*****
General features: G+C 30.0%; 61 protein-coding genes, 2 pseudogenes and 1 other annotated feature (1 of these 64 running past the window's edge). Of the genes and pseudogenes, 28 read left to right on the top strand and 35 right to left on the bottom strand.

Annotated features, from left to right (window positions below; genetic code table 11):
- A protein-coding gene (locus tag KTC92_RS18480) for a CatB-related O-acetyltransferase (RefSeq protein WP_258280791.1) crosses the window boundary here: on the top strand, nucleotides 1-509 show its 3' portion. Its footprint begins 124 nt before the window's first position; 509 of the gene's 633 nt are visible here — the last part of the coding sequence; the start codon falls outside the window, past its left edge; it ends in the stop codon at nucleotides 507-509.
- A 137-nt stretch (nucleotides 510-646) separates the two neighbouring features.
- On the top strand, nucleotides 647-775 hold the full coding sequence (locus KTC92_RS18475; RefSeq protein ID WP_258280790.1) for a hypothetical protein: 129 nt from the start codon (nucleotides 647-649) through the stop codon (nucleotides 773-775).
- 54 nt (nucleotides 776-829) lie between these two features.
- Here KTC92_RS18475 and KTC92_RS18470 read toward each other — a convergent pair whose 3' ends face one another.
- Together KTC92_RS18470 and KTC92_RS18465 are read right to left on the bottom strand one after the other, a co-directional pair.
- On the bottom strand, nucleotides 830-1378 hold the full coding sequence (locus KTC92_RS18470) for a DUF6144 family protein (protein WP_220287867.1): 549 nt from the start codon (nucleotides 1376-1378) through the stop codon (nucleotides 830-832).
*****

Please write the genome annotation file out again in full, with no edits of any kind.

General features: G+C 30.0%; 61 protein-coding genes, 2 pseudogenes and 1 other annotated feature (1 of these 64 running past the window's edge). Of the genes and pseudogenes, 28 read left to right on the top strand and 35 right to left on the bottom strand.

Annotated features, from left to right (window positions below; genetic code table 11):
- A protein-coding gene (locus tag KTC92_RS18480) for a CatB-related O-acetyltransferase (RefSeq protein WP_258280791.1) crosses the window boundary here: on the top strand, nucleotides 1-509 show its 3' portion. Its footprint begins 124 nt before the window's first position; 509 of the gene's 633 nt are visible here — the last part of the coding sequence; the start codon falls outside the window, past its left edge; it ends in the stop codon at nucleotides 507-509.
- A 137-nt stretch (nucleotides 510-646) separates the two neighbouring features.
- On the top strand, nucleotides 647-775 hold the full coding sequence (locus KTC92_RS18475; RefSeq protein ID WP_258280790.1) for a hypothetical protein: 129 nt from the start codon (nucleotides 647-649) through the stop codon (nucleotides 773-775).
- 54 nt (nucleotides 776-829) lie between these two features.
- Here KTC92_RS18475 and KTC92_RS18470 read toward each other — a convergent pair whose 3' ends face one another.
- Together KTC92_RS18470 and KTC92_RS18465 are read right to left on the bottom strand one after the other, a co-directional pair.
- On the bottom strand, nucleotides 830-1378 hold the full coding sequence (locus KTC92_RS18470) for a DUF6144 family protein (protein WP_220287867.1): 549 nt from the start codon (nucleotides 1376-1378) through the stop codon (nucleotides 830-832).